I am seeing lot of houses near my area come on market, but if they don’t sell, folks are taking it off market. Now a days, folks are first trying to sell their place before making commitment on other place.
I firmly believe in NJ it is more supply side restrictions that will not make housing affordable for a while. IMO it will be at least 5 more years before income / expense ratio becomes better to make housing affordable.
Actually shailesh if prices fall 30 to 40% over the next 3 to 4 years if you adjust for inflation they would be at or below 2000 prices.
Example: A house bought for 200k in 1999 is worth 450k today. A 40% drop over 3 years takes it down to 270k. A 35% increase over 10 years will be at or less then the inflation rate, so even though the house will cost more, its price will have stayed even or will not have kept up with inflation. It is worth the same or less in 2009 dollars then it was in 1999 dollars.
Well, they have been priced out of the market, that’s simply what it is. If they want to move to a new home, they have to look in south jersey or move out of state.
I don’t see what is wrong with that, as this type of migration has been taking place for years. It’s the reason people had moved from NYC to NJ, and now it’s the reason they will move from NJ to elsewhere.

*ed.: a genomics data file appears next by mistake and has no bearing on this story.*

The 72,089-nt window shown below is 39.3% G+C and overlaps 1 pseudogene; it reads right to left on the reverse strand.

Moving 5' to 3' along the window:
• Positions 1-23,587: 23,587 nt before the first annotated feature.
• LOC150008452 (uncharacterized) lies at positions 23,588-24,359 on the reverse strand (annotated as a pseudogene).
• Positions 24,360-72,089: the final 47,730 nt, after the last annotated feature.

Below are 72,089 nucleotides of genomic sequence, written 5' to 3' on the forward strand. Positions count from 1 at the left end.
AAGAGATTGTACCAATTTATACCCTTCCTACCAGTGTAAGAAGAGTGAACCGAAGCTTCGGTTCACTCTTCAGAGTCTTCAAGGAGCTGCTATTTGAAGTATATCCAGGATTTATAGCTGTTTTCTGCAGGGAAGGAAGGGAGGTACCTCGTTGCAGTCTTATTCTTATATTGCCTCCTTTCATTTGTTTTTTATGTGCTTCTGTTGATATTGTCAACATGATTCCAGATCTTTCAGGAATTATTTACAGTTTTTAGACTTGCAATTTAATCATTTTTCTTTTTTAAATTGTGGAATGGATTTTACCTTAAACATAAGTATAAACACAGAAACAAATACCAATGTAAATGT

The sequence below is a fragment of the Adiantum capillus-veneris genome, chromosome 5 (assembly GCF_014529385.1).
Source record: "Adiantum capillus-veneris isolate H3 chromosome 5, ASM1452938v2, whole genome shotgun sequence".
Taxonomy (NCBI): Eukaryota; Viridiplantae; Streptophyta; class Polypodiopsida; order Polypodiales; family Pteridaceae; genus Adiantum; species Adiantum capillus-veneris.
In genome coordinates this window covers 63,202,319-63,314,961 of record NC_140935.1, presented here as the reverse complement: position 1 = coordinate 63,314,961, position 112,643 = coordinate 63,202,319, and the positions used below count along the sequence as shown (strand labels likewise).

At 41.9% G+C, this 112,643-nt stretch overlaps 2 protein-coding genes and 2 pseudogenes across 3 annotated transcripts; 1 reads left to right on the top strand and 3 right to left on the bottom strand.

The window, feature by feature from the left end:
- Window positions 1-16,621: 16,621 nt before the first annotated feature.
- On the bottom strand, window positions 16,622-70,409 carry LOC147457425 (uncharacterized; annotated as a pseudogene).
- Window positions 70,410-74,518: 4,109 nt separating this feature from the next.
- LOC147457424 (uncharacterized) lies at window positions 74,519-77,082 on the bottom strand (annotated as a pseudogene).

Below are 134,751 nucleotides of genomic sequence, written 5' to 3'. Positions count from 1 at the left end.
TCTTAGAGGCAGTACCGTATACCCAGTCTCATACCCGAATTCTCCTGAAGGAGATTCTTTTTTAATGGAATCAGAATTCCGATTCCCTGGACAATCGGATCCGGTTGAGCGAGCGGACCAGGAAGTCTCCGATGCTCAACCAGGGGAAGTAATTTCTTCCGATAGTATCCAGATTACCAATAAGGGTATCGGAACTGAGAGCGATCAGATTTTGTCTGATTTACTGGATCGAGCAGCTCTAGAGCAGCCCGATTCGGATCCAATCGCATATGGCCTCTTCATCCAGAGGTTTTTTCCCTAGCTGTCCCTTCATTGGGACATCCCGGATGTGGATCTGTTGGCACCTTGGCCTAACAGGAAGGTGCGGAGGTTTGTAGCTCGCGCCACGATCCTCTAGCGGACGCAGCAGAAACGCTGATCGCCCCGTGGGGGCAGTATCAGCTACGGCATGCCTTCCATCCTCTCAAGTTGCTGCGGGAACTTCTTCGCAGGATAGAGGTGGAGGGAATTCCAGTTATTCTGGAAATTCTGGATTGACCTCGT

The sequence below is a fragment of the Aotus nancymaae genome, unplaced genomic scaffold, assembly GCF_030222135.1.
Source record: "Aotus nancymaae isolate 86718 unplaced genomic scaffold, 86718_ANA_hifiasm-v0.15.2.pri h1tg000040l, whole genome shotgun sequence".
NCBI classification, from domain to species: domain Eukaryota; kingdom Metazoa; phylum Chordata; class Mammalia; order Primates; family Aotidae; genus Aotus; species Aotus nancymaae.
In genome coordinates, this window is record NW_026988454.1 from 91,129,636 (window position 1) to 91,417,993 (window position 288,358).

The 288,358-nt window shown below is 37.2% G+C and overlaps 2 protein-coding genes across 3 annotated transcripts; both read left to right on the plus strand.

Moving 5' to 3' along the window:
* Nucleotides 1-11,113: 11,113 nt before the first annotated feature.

NJ will die on the vine if housing prices don’t retreat. you can’t have 78% of the people not able to afford a house. it’s got major ramifications too numerous to articulate in this message.
housing will drop in real and nominal terms over the next several years. sit back and watch as the squeeze takes place with baby boomers retiring and looking to sell, wages continue to stagnate, taxes and everything else continues to go up more than CPI statistics, adjustables reset and to top it off you can count on a few out of nowhere exogenous events to shake the world economy. just watch.
Ba ba ba ba ba ba ba ba BOYCOTT HOUSES!!!!
“Well, they have been priced out of the market, that’s simply what it is. If they want to move to a new home, they have to look in south jersey or move out of state.”